Okay, too dragged out, bland characters, uninteresting lines...yeah, that's kind of it. I really cannot go into any more detail about this because everything wrong with this film is pretty straightforward. It's just one of these movies that has close to nothing to offer and tries to overcompensate by acting deep when it clearly is not. I didn't do a "Worst Films of 2010" list back in December, but if I had and I had seen this movie at the time, it definitely would have taken the "Number 1" spot. Avoid it at all cost.

I do not own the copyrights to these images and links; they are for entertainment purposes only. Please do not sue me.

Monday, August 8, 2011

REVIEW: The Ice Pirates (1984)

Ugh, who even cares...just start the damn thing.

Director: Stewert Raffill
Starring: Robert Urich, Anjelica Huston, Ron Perlman, Mary Crosby, Michael D. Roscoe

"I never thought this would happen!"
-One character about to be turned into a eunuch...

The Ice Pirates, a film that isn’t very well known and for good reason, is the kind of thing that I can only compare to that kid in your class who always tried to tell funny jokes but just never was very good at it. He kept trying, though, and although nobody laughed, one can’t deny that he was indeed persistent. Persistently annoying, persistently grotesque and persistently awkward, but persistent! If that’s all you care about then this movie should serve you quite well.

The film begins with an uninspired text scroll that informs us briefly that the world we’re about to see is one in which water is the highest form of currency. And…that’s really it. Nothing too dramatic, just that. I'm glad this movie is so intent on setting us up the right way. Well, OK then! The film kicks off with a bunch of guys in spacey-looking armor and tights running around on some pretty lame looking sets that come off less like ‘Star Wars parody’ and more like ‘what Star Wars would have been like without all the adventure and wonder sucked out.’

What is that? The contents of the neighborhood junkyard? Jesus Christ, that looks less convincing than Angelina Jolie's performance in Taking Lives.

And check out these awesome special effects for the laser blasts!

Because when you have no cash for special effects, just get your kid to scribble some blue crayon all over your film!

So the guys get this big machine and go through a whole hoohah about trying to open a door to what ends up being a bathroom. We’re greeted with what is perhaps a fitting metaphor for the film, a scrawny, ugly yellow alien sitting on the toilet. And to complete the metaphor, he gets passed over by most of the crew but gets a whack on the head from the last one. This kind of neglect followed by abuse is pretty much standard for the rest of the movie.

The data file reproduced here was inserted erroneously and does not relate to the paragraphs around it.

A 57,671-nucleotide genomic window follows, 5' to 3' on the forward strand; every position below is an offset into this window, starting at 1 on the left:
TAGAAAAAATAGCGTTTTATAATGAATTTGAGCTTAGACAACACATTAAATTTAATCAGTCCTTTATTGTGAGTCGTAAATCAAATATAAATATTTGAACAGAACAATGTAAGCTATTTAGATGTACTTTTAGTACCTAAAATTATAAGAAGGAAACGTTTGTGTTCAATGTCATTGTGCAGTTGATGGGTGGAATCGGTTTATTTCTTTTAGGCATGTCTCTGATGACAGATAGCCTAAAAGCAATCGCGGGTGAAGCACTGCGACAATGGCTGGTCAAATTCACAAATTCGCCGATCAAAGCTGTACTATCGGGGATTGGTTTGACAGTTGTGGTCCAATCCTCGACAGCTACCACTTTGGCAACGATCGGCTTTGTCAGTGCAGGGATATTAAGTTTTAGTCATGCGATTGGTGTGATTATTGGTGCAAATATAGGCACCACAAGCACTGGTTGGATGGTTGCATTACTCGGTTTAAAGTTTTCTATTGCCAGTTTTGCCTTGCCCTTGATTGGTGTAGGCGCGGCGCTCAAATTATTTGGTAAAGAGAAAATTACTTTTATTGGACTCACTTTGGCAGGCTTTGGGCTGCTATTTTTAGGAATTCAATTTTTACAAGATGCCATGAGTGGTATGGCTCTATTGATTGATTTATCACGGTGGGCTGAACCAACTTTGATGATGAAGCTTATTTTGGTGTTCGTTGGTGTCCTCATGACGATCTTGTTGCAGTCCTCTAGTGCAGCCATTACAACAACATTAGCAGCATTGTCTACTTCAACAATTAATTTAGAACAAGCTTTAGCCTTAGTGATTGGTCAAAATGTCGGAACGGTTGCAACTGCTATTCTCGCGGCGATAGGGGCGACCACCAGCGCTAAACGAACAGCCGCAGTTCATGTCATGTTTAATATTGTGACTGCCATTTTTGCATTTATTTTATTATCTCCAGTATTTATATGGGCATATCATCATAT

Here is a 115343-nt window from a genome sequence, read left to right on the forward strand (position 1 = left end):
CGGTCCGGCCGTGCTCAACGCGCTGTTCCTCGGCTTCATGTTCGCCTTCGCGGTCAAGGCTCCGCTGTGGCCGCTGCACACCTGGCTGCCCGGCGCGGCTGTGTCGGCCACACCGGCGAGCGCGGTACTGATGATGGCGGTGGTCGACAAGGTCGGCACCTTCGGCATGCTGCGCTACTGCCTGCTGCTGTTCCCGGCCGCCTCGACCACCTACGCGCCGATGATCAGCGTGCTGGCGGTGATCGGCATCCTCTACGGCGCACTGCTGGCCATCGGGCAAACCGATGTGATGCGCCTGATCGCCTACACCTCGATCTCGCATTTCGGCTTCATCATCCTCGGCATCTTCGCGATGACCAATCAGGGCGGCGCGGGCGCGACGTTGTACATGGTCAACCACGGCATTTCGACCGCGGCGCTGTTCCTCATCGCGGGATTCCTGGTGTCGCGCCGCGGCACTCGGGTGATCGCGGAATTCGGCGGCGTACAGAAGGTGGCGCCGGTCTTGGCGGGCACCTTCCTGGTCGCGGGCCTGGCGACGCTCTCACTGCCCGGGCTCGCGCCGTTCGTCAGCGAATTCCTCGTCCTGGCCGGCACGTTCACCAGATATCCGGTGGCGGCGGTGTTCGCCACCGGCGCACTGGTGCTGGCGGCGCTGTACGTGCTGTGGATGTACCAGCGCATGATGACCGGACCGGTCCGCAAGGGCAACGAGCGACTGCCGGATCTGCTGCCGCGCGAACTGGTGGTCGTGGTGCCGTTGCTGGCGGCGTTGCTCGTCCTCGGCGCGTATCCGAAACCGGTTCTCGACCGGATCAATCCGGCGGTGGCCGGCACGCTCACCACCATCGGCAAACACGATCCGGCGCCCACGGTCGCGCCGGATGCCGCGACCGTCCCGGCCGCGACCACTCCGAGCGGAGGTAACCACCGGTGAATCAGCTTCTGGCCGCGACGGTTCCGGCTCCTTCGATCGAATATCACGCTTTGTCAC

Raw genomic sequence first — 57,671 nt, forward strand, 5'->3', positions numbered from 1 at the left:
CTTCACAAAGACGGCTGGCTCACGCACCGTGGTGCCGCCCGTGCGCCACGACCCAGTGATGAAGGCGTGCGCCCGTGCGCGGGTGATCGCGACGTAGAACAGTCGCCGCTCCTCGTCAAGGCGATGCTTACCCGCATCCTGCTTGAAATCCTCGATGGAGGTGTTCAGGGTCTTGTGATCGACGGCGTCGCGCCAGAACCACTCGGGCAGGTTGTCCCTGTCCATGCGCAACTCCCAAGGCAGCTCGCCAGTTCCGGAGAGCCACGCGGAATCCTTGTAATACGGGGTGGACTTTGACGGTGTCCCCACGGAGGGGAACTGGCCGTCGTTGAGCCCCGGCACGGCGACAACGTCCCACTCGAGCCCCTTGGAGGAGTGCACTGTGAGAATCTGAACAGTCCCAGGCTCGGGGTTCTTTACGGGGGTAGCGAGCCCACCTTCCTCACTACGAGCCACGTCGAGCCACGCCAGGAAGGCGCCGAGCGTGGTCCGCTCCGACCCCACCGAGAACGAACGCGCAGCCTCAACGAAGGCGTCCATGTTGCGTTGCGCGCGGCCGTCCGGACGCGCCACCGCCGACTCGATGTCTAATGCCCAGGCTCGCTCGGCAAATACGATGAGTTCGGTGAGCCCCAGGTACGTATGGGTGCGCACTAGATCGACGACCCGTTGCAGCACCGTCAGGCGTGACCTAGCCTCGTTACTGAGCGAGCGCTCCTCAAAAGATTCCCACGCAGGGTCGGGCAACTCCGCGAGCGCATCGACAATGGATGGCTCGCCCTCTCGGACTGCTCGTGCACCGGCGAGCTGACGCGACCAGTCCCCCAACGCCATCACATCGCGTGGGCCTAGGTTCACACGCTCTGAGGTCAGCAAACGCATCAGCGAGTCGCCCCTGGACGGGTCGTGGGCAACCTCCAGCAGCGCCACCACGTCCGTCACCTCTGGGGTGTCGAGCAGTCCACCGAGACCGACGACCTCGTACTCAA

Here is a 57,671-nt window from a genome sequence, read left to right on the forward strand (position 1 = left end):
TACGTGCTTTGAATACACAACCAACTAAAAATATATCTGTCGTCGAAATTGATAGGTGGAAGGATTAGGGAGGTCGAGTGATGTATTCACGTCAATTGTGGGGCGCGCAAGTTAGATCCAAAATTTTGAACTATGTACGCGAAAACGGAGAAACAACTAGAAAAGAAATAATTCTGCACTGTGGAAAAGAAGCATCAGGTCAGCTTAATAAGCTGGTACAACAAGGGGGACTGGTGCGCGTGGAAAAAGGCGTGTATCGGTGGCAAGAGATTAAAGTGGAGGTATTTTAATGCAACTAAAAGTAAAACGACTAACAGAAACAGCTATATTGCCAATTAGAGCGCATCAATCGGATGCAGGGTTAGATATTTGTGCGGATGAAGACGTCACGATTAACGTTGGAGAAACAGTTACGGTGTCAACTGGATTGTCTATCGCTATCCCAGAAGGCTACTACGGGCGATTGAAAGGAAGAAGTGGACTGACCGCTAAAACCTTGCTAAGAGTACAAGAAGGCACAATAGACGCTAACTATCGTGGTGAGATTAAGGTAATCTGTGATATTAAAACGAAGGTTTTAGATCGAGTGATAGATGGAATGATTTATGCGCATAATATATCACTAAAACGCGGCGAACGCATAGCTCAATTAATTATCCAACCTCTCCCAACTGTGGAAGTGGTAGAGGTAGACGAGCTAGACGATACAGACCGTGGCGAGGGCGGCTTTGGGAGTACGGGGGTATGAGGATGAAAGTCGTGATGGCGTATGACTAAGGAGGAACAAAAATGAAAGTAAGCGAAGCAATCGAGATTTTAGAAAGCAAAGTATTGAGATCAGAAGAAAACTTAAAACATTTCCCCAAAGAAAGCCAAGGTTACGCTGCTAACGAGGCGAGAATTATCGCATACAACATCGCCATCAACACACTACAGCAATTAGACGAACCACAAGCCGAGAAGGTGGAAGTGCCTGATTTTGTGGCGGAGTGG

Did I mention this movie is another gem that Ron Perlman had a supporting role in? Because it is. I have a feeling he won’t be putting this one on his resume any time soon, but then, it is more dignified than 5ive Girls or Dark Country, so there’s that.

They initiate a big battle with the guards while trying to steal the water, but end up finding a hot chick sleeping in a giant glass case with the bongwater smoke that was inhaled while the writers created this movie. Why is she in the glass case to begin with? You know…there’s probably a reason, but this whole movie is directed so poorly that I have a hard time telling. A lot of the time it’s like that; you can’t even really tell what the hell is going on! It’s not like I’m asking to be spoonfed every little thing on a silver platter, but some clearer direction and action logic would be nice. Most of the time, the movie can’t even be bothered to explain ANYTHING AT ALL. How would you like it if, in my next review, I started off in the middle of the movie and didn’t bother to explain the events I’m mocking in any sequential order? THAT’S ABOUT AS MUCH SENSE AS THIS MAKES. Use transitions and segue ways! It’s not that hard!

Oh, and I can’t possibly go over every single weird thing this film does, but seriously, this about sums it all up:

I think these guys got lost on their way to a Monty Python convention. Oh well, not like they would have won any contests there anyway...they're about as funny as John Cleese's toenail clippings.